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weblog archives
eXTReMe Tracker
Tuesday, November 01, 2005
Kit Williams' Masquerade was a minor obsession in early eighties Britain. We were too young to appreciate the frenzy that accompanied the book, as the country became caught up in the quest for a golden hare, buried in a secret location (in the presence of Bamber Gascoigne, no less) as a prize for the person who decoded its location via the densely illustrated book. Despite Williams' carefully devised riddles and illustrations, the hare was eventually found through luck and lateral thinking, at Ampthill Park in Bedfordshire, round about here (close to the Millbrook Bowl high speed proving ground). The findee was a man who'd spent time researching the artist and his life, where he had lived and the likely places he might have used. He had also used a metal detector, despite Williams' attempts to bury the treasure beyond the reach of such devices. Nonetheless, it had proved a taxing quest; two years had gone by since the book was published, and it took a few more months for the real solution to be revealed. All this, and more, was gleaned from Dan Amrich's site.

Williams followed up Masquerade with Untitled, also known as 'The Bee Book'. This time the illustrations were mixed with intricate marquetry and the puzzle was to divine the book's actual title, then express it without words (the answer is at the bottom of this page). We actually have this book somewhere, and can remember not even knowing where to start. Williams' most recent activity has been the design and construction of magnificent clocks, reminiscent of the whimsical constructions of Roland Emmett (images here. The 'armchair gaming' community still exists, via sites like Quest4Treasure and the Armchair Treasure Hunting Club. Here you can find obscure events like the Miglia Quadrato, which 'takes place entirely within the square mile of the city of London, with knowledge and kind co-operation of the City of London Police', and was first held in 1957. Here is a list of hunts for the general public.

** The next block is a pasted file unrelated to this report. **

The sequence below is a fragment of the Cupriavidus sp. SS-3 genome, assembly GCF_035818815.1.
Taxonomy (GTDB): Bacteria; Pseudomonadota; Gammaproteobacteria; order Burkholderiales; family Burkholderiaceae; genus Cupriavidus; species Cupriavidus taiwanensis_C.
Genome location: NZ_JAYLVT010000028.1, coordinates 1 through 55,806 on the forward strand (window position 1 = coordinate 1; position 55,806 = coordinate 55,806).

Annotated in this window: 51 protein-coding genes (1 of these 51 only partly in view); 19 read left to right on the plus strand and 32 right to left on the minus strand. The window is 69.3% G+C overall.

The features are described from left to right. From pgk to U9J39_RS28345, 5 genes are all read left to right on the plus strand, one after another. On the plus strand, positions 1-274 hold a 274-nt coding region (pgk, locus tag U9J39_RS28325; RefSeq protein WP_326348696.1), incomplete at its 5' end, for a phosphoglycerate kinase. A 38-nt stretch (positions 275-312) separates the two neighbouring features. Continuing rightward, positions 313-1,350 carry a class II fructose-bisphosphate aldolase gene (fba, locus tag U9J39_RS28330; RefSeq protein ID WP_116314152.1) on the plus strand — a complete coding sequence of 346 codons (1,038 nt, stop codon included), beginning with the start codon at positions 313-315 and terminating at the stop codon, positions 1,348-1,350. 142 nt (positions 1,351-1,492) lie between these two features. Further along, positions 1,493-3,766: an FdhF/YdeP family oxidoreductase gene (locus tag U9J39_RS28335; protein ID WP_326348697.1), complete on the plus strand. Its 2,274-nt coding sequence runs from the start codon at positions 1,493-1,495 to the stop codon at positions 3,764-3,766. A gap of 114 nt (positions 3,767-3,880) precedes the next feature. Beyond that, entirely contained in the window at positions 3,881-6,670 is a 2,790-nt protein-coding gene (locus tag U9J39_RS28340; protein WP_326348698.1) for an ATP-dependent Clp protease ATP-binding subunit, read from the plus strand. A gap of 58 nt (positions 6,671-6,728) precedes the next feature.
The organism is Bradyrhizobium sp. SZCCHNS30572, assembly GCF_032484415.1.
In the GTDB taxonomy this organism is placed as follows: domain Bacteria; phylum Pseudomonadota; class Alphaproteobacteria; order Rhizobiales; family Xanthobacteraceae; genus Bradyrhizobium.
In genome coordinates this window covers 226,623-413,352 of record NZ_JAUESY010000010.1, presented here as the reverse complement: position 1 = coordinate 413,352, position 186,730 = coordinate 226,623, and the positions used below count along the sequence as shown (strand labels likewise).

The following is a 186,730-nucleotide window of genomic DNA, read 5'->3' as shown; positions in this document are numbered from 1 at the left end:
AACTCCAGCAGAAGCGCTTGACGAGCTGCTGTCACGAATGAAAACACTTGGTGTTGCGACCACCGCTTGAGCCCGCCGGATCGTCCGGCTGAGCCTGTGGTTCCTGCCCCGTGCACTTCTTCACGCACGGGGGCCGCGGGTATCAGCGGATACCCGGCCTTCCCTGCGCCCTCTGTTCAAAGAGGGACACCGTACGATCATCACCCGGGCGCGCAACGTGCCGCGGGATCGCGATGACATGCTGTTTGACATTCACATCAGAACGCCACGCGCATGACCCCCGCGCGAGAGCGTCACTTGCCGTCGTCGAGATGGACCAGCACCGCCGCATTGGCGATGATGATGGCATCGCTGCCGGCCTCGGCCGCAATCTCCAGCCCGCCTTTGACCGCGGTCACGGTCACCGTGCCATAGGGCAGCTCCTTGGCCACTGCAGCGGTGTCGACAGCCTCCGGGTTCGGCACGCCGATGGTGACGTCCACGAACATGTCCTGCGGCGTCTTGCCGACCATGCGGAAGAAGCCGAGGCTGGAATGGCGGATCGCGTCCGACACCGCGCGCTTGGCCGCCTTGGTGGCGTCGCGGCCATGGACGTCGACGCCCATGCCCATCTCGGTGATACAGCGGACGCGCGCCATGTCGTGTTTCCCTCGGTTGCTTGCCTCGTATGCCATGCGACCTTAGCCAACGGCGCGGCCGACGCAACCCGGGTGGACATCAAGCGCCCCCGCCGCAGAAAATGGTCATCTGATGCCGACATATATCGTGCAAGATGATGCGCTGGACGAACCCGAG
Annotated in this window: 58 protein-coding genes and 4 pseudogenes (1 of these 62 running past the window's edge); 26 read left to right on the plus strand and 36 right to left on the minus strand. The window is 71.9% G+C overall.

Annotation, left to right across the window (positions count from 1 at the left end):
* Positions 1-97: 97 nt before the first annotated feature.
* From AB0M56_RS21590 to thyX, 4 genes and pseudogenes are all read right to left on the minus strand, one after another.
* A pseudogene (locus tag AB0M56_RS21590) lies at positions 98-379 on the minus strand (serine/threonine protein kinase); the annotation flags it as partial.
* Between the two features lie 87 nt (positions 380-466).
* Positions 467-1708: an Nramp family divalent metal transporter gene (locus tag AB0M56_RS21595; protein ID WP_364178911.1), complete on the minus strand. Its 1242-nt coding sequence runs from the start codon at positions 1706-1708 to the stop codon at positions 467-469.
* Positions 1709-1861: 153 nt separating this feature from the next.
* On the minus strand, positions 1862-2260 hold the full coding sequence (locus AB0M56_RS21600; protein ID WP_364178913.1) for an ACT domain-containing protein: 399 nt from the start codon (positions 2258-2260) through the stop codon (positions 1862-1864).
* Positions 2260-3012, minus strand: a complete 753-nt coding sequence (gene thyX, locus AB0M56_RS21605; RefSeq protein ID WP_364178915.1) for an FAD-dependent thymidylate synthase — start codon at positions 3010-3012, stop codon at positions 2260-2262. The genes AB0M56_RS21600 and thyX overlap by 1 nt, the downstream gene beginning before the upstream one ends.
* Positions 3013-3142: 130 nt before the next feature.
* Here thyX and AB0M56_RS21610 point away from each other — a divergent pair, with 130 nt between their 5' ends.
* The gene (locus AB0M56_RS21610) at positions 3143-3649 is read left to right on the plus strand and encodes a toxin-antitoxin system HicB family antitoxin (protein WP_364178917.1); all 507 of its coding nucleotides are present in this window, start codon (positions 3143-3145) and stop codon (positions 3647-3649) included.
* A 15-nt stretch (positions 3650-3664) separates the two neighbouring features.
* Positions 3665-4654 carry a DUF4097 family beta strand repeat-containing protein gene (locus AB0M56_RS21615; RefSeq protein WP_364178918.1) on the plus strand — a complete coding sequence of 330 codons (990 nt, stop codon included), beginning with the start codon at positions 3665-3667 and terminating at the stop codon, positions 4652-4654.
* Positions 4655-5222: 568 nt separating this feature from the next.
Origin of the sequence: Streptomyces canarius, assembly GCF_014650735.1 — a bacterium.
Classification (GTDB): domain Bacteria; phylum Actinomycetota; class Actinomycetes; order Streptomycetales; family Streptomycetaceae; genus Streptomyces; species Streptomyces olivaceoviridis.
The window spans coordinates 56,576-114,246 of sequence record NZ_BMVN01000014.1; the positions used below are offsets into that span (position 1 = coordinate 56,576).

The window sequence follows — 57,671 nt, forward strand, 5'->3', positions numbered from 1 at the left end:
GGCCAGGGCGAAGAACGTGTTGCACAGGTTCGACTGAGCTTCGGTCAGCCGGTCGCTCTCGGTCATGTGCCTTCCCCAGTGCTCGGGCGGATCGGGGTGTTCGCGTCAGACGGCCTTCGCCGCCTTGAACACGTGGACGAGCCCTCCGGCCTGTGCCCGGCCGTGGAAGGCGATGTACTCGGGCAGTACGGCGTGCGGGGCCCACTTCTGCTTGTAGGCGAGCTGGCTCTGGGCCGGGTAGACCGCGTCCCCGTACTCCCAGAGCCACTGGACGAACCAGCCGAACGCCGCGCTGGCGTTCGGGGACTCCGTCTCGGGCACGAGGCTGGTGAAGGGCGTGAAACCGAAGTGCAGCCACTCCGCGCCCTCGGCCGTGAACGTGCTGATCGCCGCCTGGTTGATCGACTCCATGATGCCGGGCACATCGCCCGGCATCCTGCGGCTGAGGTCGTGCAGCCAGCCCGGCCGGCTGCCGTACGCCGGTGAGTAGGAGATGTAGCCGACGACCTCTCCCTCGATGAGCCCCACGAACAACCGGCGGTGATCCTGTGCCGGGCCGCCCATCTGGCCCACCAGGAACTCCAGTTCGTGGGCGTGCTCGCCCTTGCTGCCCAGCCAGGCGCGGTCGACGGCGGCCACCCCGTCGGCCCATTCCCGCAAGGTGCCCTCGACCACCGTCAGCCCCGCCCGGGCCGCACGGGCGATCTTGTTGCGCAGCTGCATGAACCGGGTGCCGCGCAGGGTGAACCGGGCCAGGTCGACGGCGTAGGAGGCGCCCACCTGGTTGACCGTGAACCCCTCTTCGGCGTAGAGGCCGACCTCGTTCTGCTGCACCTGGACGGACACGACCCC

*

Other things. Quipsologies, idiosyncratic links / videos.antville links to the most innovative recent music videos, some of which aren't bad at all / an interactive Map of Narnia. CS Lewis gets the JK Rowling/World of Warcraft/LOTR treatment. Roll out the lunchboxes. The style owes a lot to Pauline Baynes, the original and best illustrator of Lewis's chronicles (and who also illustrated Tolkien: see this map of Middle Earth) / Carolina Vigna-Maru runs a weblog linking to artists and photographers, such as the work of Tim Lowly.

Dramatic pictures of suburban sprawl. Via archidose, who also post 'measuring design excellence', musing on the role of photography in architectural presentation, specifically the work of Hedrich Blessing, a Chicago-based agency of nine photographers who seem to have sewn up the market in glossy international style imagery, and other outfits like the rather Tolkeinesque-sounding Steinkamp/Ballogg. Robert Elwall, curator of the RIBA's photography collection, covered the rise of heroic architectural photography in his book Building with Light, which is highly recommended. The work of photographers like Dell and Wainwright were instrumental in shaping the public's perception of new buildings.

Drains of Britain at BLDG blog / 80s mix tapes / a database of Modern Finnish Authors / Junomods, a web magazine that flags up (heavily sponsored) design festivals around the world / The Blue Car, a delightful (but expensive) deco model / the world's tallest chimneys, just one diagram of many at the ever-growing skyscraperpage (via me-fi). Or try this site devoted specifically to the buildings of Richmond, Virginia.

A huge collection of photos of Burlington, the undercover city discussed a few days ago / blurry photos (some nudes) at defocused. The landscapes are especially beautiful / electricityinfo.org tells you exactly how your (UK) supplier generates your electricity / Paul Craig's weblog / frappr melds Google maps with architect location data - find out who and what's where / art and music links at mine.not.mine.